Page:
A statement from MEMA Aftermarket Suppliers says, “MEMA Aftermarket Suppliers supports progress toward a solution to repair access, and we see this agreement as a step in the right direction to ensure that consumers are protected. However, the agreement falls short of all the protections necessary to ensure consumer choice now and into the future for all parties, not only signatories of the pact. As a transportation industry, we believe that we have one opportunity to pass federal legislation and that legislation must include the ability to prioritize and protect consumers’ access to both light duty and heavy-duty vehicle repair and maintenance through all iterations of vehicle technology on the road today and to come.”

The MEMA Aftermarket Suppliers statement further says, “MEMA Aftermarket Suppliers welcomes the opportunity to work with all parties to align on a federal solution that reflects the principles of consumer choice and a free market, includes the expertise of the supplier community, has a mechanism for real enforcement, and prioritizes consumers, their safety, and their economy – and the innovative industry we serve. The Right to Equitable and Professional Auto Industry Repair (REPAIR) Act (H.R. 906) addresses these needs, and MEMA Aftermarket Suppliers continues to support this bill that addresses the above concerns and creates a repair ecosystem that puts consumers at the center.”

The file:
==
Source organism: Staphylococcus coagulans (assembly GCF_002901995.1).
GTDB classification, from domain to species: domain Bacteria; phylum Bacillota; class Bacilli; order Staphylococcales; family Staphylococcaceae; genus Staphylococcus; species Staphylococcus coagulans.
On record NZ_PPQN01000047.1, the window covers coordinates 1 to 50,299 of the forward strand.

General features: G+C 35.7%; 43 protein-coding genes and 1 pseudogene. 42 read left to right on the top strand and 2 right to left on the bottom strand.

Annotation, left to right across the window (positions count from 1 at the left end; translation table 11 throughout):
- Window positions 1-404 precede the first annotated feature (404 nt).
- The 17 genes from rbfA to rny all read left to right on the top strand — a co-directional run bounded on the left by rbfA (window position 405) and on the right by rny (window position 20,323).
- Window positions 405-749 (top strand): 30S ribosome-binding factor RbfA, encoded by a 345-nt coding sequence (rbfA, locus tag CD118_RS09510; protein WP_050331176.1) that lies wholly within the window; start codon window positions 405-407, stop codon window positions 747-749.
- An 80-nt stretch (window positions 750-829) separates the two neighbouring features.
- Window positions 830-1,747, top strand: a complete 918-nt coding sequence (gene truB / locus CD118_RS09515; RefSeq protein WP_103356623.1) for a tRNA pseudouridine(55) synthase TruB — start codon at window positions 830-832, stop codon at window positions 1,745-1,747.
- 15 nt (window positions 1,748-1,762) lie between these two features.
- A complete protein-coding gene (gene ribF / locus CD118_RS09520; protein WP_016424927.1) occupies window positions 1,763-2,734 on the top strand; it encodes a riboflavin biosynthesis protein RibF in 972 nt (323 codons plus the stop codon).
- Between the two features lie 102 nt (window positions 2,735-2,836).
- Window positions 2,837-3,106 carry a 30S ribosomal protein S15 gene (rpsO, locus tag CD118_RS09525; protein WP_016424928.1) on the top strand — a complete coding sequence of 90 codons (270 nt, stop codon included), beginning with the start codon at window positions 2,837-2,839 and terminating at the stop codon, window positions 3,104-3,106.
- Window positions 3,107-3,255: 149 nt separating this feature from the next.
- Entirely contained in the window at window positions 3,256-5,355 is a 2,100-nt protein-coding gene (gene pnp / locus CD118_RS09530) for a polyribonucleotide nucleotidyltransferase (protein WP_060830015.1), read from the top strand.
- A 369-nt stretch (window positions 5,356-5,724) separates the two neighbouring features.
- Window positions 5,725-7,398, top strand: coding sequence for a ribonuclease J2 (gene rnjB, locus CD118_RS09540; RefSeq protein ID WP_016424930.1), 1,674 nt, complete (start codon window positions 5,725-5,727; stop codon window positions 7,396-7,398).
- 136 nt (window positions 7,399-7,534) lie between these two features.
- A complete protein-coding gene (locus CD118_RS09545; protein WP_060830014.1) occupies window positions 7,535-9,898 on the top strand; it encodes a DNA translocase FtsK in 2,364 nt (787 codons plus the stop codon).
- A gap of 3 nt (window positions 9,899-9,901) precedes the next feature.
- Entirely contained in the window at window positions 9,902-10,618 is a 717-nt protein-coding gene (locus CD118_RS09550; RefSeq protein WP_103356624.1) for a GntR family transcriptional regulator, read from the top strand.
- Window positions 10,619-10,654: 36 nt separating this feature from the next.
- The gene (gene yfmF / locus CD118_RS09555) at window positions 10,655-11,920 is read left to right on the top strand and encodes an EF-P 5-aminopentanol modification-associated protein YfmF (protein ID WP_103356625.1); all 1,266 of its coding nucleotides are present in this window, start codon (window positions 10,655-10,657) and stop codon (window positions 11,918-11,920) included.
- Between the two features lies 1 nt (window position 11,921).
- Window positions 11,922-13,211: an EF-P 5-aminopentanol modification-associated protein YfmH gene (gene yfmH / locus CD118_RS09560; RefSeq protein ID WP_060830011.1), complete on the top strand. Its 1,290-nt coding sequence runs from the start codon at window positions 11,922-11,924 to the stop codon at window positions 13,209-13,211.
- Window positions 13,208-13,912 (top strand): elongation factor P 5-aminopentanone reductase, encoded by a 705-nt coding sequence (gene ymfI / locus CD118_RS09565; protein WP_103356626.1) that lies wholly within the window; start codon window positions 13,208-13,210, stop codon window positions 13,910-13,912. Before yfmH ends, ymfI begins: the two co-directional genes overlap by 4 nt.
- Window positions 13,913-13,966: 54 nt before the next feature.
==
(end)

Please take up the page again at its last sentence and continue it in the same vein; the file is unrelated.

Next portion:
The move would be seen as particularly significant, considering that independent repairers already handle 70 percent of post-warranty automotive work. The agreement says that “consumers should have choice when it comes to repair options.”

Scott Benavidez, AMAM, Automotive Service Association Board Chairman and owner of Mr. B’s Paint & Body Shop Inc. in Albuquerque, New Mexico said: “ASA has been a steadfast advocate for the right of independent repair shops to vehicle service information since before the 2002 service information agreement it signed with automakers. Since then, the cars Americans rely on have become increasingly sophisticated, and the rate of innovation will only accelerate. The way vehicle issues are diagnosed and repaired evolves in tandem with advancement. ASA is proud to have reached this new agreement with automakers because it ensures ASA members can diagnose and repair their customers’ vehicles without hinderance (sic) from telematics nor any other innovation. Most importantly, it maintains a competitive repair market that yields the highest quality safety outcomes at a fair price for drivers.”